The stewardship of America's archeological heritage is a well-established policy and function of the Federal government. Outreach enables archeologists in the National park Service and others to fulfill their responsibilities as stewards of the nation's archeological heritage.
Archeology is the study of past peoples through their material remains. Archeological resources include sites, collections, and documentation associated with excavation and curation activities. Archeology outreach enables staff to engage with visitors and convey the significance of archeological resources. Outreach activities include workshops, exhibits, websites, publications and handouts, ranger talks, volunteer programs, classroom visits, and more. Such programs help the public get excited about archeology and the important information it provides about the nation's past.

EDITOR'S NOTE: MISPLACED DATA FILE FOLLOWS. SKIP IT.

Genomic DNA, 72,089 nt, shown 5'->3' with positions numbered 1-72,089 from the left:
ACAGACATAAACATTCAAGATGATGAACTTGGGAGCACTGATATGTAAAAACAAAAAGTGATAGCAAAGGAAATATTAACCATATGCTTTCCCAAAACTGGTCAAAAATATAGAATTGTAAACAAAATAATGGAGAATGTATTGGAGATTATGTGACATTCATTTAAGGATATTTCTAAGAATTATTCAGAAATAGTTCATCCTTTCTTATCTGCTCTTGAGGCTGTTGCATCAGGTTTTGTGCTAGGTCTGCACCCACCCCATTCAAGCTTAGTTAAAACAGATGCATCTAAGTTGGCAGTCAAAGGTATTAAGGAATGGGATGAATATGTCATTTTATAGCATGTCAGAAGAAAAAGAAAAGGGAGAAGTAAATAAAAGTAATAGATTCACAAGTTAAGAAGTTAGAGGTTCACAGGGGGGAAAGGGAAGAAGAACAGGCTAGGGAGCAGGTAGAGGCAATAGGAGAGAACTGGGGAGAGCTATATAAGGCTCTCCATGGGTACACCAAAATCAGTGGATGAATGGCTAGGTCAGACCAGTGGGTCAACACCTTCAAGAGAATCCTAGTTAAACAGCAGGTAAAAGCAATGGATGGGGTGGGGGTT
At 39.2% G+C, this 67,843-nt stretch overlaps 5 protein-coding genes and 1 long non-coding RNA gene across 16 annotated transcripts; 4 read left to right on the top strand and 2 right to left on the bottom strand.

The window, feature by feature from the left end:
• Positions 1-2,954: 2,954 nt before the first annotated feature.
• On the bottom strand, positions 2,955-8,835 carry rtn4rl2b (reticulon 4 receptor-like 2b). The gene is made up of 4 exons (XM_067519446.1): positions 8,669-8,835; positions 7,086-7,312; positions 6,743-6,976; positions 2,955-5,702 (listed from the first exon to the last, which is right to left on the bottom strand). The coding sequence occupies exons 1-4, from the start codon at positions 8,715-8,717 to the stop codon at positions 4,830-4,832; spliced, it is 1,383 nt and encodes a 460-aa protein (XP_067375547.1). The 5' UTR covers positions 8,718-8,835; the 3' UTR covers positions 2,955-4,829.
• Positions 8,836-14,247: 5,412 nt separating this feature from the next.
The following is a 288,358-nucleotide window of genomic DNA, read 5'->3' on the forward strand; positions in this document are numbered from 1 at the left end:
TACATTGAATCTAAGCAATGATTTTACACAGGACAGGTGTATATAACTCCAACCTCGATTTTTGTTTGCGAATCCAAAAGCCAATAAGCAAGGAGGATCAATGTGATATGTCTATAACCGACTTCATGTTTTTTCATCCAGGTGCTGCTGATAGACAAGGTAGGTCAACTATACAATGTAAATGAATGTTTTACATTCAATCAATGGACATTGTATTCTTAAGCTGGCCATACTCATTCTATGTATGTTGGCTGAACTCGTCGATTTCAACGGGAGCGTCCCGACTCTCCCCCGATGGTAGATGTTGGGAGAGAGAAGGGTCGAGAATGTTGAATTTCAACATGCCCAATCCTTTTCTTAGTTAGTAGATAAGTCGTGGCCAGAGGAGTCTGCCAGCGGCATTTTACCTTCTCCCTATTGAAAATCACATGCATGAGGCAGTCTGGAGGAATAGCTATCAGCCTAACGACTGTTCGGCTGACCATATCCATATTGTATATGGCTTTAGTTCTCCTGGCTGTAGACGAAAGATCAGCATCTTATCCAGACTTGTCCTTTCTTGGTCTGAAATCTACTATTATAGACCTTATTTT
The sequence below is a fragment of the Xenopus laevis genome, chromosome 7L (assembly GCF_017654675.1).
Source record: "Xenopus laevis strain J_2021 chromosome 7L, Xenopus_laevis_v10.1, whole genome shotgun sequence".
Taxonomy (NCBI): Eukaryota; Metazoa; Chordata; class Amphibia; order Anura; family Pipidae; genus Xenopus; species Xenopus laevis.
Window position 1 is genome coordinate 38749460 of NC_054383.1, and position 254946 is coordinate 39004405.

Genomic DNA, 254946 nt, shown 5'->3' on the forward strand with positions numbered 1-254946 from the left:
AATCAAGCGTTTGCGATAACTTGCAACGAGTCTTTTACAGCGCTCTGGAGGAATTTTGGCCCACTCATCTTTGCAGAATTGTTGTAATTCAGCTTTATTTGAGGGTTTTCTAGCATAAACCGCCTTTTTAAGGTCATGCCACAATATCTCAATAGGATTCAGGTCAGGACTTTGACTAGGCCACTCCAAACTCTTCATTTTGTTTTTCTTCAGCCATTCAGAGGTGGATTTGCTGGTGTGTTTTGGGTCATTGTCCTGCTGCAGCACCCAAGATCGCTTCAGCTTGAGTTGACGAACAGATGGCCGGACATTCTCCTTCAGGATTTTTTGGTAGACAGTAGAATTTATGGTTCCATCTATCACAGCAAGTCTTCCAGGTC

Nearly every unit of the NPS contains archeological resources, be they evidence of the first people to set foot on the continent, ancient and modern Native Americans, diasporic or immigrant peoples from around the world, or even activities in the first half of the 20th century. Outreach provides visitors with opportunities for enjoyment, education, and personal reflection. It also moves a visitor to realize the relevance and significance of archeological resources in contemporary life.
Resource protection is an important purpose for archeological outreach. Through various forms of outreach, the National Park Service encourages the public to care about archeological resources and therefore to adopt a stewardship ethic. Rangers and law enforcement can draw on the principles of the guide to involve the public in protecting sites.
The Archeology Outreach module also provides numerous sources of information and assistance. These sources provide users with best practices, case studies, and how-tos to apply within their own circumstances.